MSFT can do itself -- and the world -- an enormous service by recasting itself as a provider of customized education and career services, the industry Peter Drucker and other smart folks say will be the world's biggest within thirty years.

Of course, this recasting will take some adapting, as the basis of competition in CECS will differ from MSFT's historic competitive environment.

Which means there is a great opportunity for a CECS startup to benefit from a lucrative acquisition by MSFT.

Toward this end, you are all cordially invited to steal my Amazon.com-/Microsoft-approved business plan for a CECS provider, which can be found at Landof.OpportuniTV.com [opportunitv.com] .

Good luck!

Let the markets speak (0)

Anonymous Coward | more than 9 years ago | (#12876798)

Linus: "I think the really interesting question is what happens to their profit margins. It's almost all profit for them right now. I don't think that's sustainable in any market, and yes, I believe that open source is one of the things that will "correct" the software market."

I think so too. If the profit margins are eroding even a bit due to spread of linux in the server market, or as concessional prices are given to governments and firms, the present discounted value of future profit stram can come down a lot.

But the present discounted value value of profit stram is pretty much what constitutes the value of the share price.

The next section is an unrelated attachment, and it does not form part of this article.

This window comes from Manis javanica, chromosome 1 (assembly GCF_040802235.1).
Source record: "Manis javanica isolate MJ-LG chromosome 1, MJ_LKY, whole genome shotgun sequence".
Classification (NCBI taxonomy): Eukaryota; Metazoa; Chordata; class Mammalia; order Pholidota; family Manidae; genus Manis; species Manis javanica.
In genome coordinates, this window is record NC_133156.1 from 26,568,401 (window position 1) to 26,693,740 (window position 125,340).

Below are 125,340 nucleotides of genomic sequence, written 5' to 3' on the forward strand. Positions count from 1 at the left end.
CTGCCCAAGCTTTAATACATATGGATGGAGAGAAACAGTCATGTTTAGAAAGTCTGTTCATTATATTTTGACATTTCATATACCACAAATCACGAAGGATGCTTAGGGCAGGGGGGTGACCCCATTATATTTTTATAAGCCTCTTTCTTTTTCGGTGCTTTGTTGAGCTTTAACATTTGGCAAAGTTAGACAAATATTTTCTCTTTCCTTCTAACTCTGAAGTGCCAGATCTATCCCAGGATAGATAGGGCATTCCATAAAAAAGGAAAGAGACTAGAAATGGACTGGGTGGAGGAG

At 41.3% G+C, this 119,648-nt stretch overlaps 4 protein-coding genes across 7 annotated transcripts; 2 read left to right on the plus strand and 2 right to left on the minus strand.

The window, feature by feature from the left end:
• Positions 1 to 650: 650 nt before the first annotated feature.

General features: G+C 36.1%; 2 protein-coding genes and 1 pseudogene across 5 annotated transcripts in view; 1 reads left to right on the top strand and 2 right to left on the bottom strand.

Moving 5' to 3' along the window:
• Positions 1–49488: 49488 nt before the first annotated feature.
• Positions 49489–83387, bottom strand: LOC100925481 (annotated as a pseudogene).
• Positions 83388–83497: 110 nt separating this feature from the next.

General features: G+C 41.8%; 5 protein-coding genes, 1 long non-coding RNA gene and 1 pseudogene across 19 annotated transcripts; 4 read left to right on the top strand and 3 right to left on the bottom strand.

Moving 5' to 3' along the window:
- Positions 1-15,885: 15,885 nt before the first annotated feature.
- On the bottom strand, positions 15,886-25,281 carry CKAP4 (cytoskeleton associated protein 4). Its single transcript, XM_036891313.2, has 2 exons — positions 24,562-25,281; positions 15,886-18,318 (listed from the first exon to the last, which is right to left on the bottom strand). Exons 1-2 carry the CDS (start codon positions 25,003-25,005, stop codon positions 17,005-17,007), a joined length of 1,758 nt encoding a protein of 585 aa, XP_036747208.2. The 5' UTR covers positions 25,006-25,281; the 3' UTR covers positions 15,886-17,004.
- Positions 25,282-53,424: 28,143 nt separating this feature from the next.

So would you invest to microsoft shares or not? Lets look how it's going..

from MSNMoney:

# MICROSOFT CORP price change in past 12 months: -12.1%.
Difference from the average for the Application Software group: -5.30 pct. pts.
Percentage of all stocks that MICROSOFT CORP outperformed: 26%

MS is actually performing clearly worse than the "Application Software" group. If the situation is the same one year from now, MS will start to panic.

Open source in the long term (1, Troll)

Halcyon-X (217968) | more than 9 years ago | (#12876927)

Open source is well equipped to survive because of its long term goals. Successful open source projects are built from the beginning to be extended, to incorporate functonality that was not imagined from the beginning, and to be well integrated and share data with other applications. These are all qualities that you cannot depend on proprietary software for, it is at the whim of the project directors and other developers and users have no direct influence.

If we take a page from the video game industry, american companies would often abandon ideas that were not immediately profitable, often passing over truly good ideas if they could not control them or exploit them as quickly as they needed turnaround. With this sort of hit-or-miss shortsightedness and not striving to build a good idea until it is profitable and to grow around needs/uses of consumers, it is extremely difficult to find a successful formula without lockin.